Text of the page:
1/2 C picante sauce (I used Pace, medium)
A pack of flour tortillas (6-8 will suffice. I’m a celiac, so I used Rudi’s GF tortillas, and Daddy J got the regular ones).
1 onion
1 green pepper
1/4 stick of butter
Sour cream (optional)

Slice your steak thin. Put the picante sauce and A1 in a bowl. Mix it together and add the meal. Marinate for two hours.

Julienne your onion and pepper. Get a skillet and put the butter in, separating it into pats for quick melting. Set the burner to medium. When it melts, switch it to low, and throw in your veggies. Let them cook until translucent. Remove them with a slotted spoon and set them in a bowl. After that, add your marinated meat and cook it until slightly tender and brown. This won’t take long. Be sure to watch the time; the meat can get tough if you’re not careful.

Mix your veggies, meat and sauce together. Spoon them into your tortilla. Serves 2-4. Enjoy!

2

Must-Haves For First-Time and Expectant Moms

A2 was born six months ago, so I wanted a fresh topic for all of you. Dads, you can pass this along for your wives (they will thank you later).

1. Morning sickness relief. This can vary. Peanut butter worked when I had A1. Ginger ale is fabulous, and worked for me both times. The best product I recommend? B-Natals. Sour apple or green flavored, they are B-vitamin packed lozenges (they taste like Jolly Ranchers) that get rid of that queasy feeling in your stomach.
2. Bubble baths. I don’t care how far along you are. This is a must for a variety of reasons. My biggest ones were pelvic girdle syndrome and back pain.
3. A body pillow. Your whole self will thank you, for sure. It doesn’t have to be Boppy brand or anything else expensive. I just bought one at Walmart, and was all set.
4. A prenatal massage. I wish I would have done this the first time around! It will take your back straight out of hell. Make sure your masseuse (or masseur) specializes in prenatal massage. According to my masseuse, doing traditional massage (lying on your stomach) before the second trimester can cause miscarriage. I had mine done at 36 weeks. Good deal.

After delivery:

1. Benzocaine. If the hospital gives you this spray for an episiotomy or a tear, take it. Just don’t spray it into the vagina. If you do this by accident, wash it out immediately.
2. Tucks pads. If you run out at the hospital, get the huge container of 100 or so at the drug store. They are great.
3. If you breastfeed, get a Boppy or My Brest Friend pillow. Save your back. Don’t be a martyr and put up with the pain while you nurse. It sucks if you do.
4. Tea bags for FTM, EBF moms. Your nipples will thank you. Make sure it’s caffeinated tea. The end.
5. Bio-Oil. This stuff works. I am still using it.
6. Lansinoh nipple cream. It goes on thick.
7. Breast shells. Medela and Ameda make nice ones. Ask your LC.
8. The Fisher Price Soothe ‘N’ Glow Seahorse. Such a cute little thing! A definite throwback to Glow Worms (again, showing my age here). A1 still loves hers. You can choose from pink and blue.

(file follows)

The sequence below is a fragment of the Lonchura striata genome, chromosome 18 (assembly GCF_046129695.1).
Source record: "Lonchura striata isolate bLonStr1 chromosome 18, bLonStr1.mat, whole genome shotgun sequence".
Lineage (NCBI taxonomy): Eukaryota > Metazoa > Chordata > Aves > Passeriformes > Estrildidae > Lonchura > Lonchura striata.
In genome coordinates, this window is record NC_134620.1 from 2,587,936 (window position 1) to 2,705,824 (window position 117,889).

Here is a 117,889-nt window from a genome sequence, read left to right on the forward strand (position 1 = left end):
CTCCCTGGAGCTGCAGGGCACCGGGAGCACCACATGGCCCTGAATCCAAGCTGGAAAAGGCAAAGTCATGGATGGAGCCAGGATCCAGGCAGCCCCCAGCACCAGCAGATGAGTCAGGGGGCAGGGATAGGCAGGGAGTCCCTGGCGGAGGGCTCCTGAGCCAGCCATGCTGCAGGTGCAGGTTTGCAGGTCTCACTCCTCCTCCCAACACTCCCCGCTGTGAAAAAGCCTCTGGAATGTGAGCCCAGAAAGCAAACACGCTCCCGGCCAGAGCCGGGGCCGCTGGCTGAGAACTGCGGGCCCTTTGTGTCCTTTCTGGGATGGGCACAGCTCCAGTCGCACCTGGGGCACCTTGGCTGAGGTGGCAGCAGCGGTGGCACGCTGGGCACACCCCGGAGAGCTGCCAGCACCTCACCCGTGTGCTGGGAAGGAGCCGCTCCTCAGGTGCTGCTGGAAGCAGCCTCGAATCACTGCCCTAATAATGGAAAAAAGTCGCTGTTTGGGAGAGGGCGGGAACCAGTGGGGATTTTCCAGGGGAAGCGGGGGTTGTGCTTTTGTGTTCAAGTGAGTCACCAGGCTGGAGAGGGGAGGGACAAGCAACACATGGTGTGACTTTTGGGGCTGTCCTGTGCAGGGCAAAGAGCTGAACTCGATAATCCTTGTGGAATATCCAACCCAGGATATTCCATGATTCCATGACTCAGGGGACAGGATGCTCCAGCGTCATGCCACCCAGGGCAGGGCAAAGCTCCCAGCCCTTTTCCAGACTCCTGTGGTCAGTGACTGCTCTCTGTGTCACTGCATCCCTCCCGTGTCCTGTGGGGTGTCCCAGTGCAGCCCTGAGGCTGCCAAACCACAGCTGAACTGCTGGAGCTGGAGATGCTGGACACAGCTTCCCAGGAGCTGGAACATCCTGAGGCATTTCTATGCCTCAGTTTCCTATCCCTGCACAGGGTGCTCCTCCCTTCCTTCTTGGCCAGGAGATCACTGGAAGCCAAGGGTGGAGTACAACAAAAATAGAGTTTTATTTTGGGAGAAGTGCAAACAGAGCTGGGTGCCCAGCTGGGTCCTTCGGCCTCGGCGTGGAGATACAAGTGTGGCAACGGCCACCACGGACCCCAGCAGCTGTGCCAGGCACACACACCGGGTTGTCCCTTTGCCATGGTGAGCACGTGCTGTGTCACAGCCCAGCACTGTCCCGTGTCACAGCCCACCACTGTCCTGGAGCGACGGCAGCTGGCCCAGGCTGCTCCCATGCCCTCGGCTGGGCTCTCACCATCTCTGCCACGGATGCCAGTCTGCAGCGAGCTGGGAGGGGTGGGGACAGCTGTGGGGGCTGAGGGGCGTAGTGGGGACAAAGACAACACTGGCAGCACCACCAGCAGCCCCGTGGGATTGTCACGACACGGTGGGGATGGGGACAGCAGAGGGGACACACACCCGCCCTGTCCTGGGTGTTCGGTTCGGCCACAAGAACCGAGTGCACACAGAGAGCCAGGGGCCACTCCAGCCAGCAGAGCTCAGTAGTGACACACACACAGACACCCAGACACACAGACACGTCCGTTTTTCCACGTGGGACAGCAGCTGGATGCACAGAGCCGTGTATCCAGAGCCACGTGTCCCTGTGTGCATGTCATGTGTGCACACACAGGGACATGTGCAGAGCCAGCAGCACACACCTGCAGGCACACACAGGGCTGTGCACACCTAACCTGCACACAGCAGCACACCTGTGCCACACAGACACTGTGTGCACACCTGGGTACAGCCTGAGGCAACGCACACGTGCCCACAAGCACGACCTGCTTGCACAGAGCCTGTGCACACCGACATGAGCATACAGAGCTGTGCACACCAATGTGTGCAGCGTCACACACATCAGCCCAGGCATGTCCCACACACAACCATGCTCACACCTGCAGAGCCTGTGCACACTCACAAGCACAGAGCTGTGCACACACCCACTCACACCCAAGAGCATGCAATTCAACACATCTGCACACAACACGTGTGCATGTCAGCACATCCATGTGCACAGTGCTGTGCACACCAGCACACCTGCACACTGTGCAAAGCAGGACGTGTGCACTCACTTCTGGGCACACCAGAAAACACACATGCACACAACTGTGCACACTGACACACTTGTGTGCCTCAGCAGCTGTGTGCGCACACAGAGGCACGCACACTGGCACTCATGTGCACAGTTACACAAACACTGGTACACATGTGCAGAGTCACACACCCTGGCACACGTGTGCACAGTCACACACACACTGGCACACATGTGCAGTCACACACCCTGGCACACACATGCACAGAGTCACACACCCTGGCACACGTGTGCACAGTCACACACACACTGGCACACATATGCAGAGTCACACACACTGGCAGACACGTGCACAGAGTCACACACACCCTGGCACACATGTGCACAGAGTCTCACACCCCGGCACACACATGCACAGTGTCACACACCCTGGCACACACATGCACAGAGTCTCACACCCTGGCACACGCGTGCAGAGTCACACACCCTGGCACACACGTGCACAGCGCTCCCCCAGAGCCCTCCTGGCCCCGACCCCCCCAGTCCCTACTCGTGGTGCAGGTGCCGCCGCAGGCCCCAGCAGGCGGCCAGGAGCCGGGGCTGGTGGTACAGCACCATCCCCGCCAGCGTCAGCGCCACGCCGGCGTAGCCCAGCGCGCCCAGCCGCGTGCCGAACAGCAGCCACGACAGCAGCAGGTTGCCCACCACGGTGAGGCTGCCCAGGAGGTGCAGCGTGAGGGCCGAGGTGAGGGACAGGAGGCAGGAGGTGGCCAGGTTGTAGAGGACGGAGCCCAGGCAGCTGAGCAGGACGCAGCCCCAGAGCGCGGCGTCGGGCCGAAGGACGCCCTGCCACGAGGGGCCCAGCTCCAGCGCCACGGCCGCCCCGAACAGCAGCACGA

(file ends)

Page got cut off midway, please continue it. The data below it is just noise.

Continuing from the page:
I’m sure there are more, but those are the biggest items I can remember. What do you guys recommend?

0

From Mama J’s Kitchen to Yours

As I blog right now, I am making my lunch and cleaning up from the recipe I’m going to share with you. It is to die for. The As are napping, I’m in a wedding on Saturday, and A1’s second birthday party is on Sunday. It’s all out bang-out time.

Four years ago, right after Daddy J and I were married, we got out first iPhones (3G, of course). We perused the free apps in the App Store, and I found this gem: the McCormick app. (*sings* Flavor it up with McCormick!) I added a recipe for crock pot ribs to my favorites list. There is a specific pack of spices you can buy, and, might I add, the other ingredients are cheap.

The packet is McCormick BBQ Pulled Pork seasoning. I am using it for the intended dish this time, shredded pork shoulder/Boston butt roast. It is amazing. Here is the recipe.

BBQ Crock Pot Pulled Pork

3 1/2 lb. pork shoulder roast (that is the maximum one packet will allow. If you have more than that or your roast won’t fit in a 3 qt. crock, then slice it in half after thawing).

In a bowl, mix 1/2 cup of ketchup, 1/3 cup cider vinegar, 1/4 brown sugar, and one packet of seasoning. Insert your roast into the crock pot, and pour the contents over it. Cook on low for eight hours. Shred immediately with two forks, making tearing motions until the meat comes apart in thin strands. Enjoy!

0

Kid-Friendly Insect Repellents

We’ve lived in our house for three years, and now that A1 is old enough to eat table food, we’ve had our first ,second, and third ant infestation. Don’t get me wrong, I am a practice entomologist who has studied insects since the age of seven. I even got the Bug Bottle and the Bug Book—thanks, Reading Rainbow! (There—now I’ve dated myself.) I love saturniid moths, mole crickets, beetles, and a few other very helpful, fascinating insects. Ants are interesting. They are extremely social, considering that most insect brains aren’t nearly as complex. Unfortunately, they are a pain in the ass when they enter your home repeatedly.